Bowling Green coach Dino Babers said earlier in the week that some players on offense had let go of their selfishness, all but saying it was a key to success in a lopsided 62-38 win over Massachusetts.
If unselfishness is the key to success, then Falcons defensive back Alfonso Mack will be one of the most successful human beings when his football career is over.
Mack’s collegiate career, up until this season, had consisted mostly of practicing. And practicing some more. There was little time on the football field on game days for the now-redshirt junior. And even now, since becoming a starter due to an injury to Darrell Hunter in week three against Maryland, Mack has done it all without a scholarship.
It’s nothing he’s even thought about, he said. His joy is being there for his teammates, no matter if he’s receiving a free education or if he’s paying for it.
“It’s one of those things, with me personally, I love working hard,” Mack said. “That’s what’s kept me going. It has not been easy. And I can honestly say that my faith in Jesus Christ is probably the reason why I was able to keep going. Especially when it was hard realizing I’m not playing when I’m busting my butt. It’s just like it’ll never pay off kind of a thing.
“A scholarship is not even what I think about,” he said. “It’s just how can we win?”
Mack has done everything he can to help Bowling Green to its 4-2 start. Since being inserted into the starting lineup, the 5-foot-11, 178-pounder has 18 tackles, a pass breakup, and a key interception in last week’s win against Massachusetts.
Coming into the season, Mack had played in just 14 games, mostly on special teams. Now thrown into the fire, Mack has to prove he knows what he is doing on the field, and one of his biggest supporters is Hunter.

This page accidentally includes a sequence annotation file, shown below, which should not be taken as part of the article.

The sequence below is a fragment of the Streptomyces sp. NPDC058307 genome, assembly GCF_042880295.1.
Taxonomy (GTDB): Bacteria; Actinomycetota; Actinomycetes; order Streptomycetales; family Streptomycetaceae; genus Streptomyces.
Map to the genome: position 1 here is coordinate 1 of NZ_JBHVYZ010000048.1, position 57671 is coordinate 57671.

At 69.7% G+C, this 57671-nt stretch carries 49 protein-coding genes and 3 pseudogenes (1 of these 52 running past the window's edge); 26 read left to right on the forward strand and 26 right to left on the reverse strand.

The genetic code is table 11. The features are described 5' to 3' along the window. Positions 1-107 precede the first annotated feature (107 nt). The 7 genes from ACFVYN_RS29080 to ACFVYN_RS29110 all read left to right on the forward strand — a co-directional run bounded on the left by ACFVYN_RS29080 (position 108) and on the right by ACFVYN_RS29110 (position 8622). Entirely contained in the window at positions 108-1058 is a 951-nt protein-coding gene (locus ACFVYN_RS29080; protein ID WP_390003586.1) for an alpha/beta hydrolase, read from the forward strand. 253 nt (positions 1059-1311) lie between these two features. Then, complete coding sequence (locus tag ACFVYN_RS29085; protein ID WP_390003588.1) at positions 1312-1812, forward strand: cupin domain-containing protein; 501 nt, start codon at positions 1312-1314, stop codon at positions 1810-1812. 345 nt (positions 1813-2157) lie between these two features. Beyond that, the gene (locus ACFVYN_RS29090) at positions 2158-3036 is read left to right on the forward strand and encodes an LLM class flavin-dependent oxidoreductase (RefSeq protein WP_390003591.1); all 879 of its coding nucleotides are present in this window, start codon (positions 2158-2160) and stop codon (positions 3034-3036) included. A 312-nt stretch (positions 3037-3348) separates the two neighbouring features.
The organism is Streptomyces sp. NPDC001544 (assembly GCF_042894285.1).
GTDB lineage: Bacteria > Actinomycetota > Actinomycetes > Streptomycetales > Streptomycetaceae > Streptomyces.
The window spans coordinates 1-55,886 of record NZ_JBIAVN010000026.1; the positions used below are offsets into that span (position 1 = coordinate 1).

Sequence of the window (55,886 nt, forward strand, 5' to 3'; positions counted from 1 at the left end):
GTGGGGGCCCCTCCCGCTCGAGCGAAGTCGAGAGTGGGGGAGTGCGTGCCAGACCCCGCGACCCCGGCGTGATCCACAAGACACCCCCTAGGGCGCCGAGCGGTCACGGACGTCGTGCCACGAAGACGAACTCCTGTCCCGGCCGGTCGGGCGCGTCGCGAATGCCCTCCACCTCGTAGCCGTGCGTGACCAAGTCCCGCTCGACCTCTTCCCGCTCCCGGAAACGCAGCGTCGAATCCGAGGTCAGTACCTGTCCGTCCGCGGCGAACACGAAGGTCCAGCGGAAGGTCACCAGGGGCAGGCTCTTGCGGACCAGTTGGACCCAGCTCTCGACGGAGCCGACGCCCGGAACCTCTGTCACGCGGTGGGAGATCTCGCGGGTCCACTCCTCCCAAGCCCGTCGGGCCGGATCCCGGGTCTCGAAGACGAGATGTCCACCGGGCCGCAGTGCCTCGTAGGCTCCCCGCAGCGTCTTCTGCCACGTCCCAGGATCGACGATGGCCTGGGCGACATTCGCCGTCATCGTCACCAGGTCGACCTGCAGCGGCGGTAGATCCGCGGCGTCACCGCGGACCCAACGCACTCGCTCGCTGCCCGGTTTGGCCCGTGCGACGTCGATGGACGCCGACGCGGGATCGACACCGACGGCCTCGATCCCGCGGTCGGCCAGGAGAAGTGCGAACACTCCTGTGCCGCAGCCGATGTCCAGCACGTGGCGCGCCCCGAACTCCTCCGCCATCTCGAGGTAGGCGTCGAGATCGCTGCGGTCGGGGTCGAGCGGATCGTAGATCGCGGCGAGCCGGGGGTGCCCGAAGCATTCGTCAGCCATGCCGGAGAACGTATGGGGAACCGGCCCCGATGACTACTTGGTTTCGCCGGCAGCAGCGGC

“I learned a lot from him, just for the simple fact that he’s been through it,” Mack said. “He knows what it means to be a starter and the responsibility that it takes to want to get better every week. And he encourages me to want to get better every week. And if that’s just taking care of my body, or watching film, he encourages me in all those aspects.”
Leaning on Hunter, it’s just another example of Mack showing that he is willing to do whatever it takes to make himself better, all in order to help the team. Some players might take a different approach. Some might only worry about themselves.
But unselfishness is what is leading Mack through life, along with his faith. He’s the kind of person who thinks about others before himself, so it’s no surprise that Mack, a psychology major, is considering going on mission trips following graduation. His long-term goal is to go into marriage counseling after getting a master’s degree.
His mindset in life all goes back to not worrying about a scholarship, instead focusing on the betterment of everybody else. Yet all of his hard work and dedication could soon pay off.
“Our motto has always been that, ‘You need to do it on the field,’” Bowling Green coach Dino Babers said. “If you do it on the field, we’ll take care of you. And I think we’ve proven that throughout the years that that’s something we’ve always done.”
And if what he’s done on the field isn’t good enough, it will hardly bother the soft-spoken Mack, who is in line for big things after football.
“I’ve gotten used to not being on scholarship,” he said. “Honestly, it doesn’t really bug me at all. I still think of myself as part of the team. It’s just awesome to be able to play with my brothers. The scholarship, if it comes, it comes. If not, I’m OK with it just because I have great teammates who continue to push me to get better and we continue to grow together.
“It’s just one of those things, I know it’s not about me,” Mack added. “Especially when it comes to this team. It’s a full team effort, and that’s what I think about. What can I do to get better so that I can help the team win in any capacity? A lot of people probably look at it a lot differently, but it’s not about me one bit.”